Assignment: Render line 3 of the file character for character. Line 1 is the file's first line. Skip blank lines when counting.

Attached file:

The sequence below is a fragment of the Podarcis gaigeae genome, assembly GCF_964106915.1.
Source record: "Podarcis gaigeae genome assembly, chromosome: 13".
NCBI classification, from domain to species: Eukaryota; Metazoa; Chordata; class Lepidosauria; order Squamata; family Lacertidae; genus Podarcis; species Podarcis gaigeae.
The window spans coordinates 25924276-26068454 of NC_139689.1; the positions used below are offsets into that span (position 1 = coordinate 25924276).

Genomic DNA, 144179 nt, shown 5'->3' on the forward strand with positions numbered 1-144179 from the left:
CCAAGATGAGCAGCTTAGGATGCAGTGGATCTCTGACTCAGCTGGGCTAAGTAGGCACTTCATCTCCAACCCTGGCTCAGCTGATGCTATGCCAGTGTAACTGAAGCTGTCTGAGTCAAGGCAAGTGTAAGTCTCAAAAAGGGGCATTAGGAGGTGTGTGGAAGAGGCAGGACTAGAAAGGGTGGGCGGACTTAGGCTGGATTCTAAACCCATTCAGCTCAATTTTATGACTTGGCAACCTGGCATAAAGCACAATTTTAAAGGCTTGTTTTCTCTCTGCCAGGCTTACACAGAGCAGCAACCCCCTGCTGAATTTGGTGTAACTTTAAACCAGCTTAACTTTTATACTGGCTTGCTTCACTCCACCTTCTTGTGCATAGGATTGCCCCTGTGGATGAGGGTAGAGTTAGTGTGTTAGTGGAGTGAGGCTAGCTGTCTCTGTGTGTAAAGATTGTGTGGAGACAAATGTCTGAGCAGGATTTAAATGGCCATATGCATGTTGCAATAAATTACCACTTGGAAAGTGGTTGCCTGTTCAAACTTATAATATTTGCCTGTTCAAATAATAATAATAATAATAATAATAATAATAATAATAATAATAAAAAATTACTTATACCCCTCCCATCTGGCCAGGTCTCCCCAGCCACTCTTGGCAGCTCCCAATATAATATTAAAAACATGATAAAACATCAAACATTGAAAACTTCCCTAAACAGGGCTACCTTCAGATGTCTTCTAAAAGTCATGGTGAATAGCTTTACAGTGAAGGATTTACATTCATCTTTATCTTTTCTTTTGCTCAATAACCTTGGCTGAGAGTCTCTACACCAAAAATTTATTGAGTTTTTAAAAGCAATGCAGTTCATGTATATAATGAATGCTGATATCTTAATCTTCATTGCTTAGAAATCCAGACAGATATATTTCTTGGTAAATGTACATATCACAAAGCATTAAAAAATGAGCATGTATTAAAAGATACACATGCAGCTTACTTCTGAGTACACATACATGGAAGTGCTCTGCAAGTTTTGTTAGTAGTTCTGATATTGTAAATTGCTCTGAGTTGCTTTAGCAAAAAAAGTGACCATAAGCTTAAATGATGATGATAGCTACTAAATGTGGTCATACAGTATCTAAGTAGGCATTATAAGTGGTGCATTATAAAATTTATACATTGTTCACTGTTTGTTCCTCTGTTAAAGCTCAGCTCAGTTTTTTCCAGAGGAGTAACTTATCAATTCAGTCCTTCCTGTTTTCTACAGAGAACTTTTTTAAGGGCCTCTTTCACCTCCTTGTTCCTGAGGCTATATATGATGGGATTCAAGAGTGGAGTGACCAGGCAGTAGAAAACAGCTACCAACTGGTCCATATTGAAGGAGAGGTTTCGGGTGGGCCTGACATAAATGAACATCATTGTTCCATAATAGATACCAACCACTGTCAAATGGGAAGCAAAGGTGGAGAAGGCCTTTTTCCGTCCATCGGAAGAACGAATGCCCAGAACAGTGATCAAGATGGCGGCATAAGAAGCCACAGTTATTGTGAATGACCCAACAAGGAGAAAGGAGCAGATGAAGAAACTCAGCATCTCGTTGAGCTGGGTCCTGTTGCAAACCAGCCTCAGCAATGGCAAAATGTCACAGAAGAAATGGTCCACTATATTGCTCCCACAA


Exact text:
NCBI classification, from domain to species: Eukaryota; Metazoa; Chordata; class Lepidosauria; order Squamata; family Lacertidae; genus Podarcis; species Podarcis gaigeae.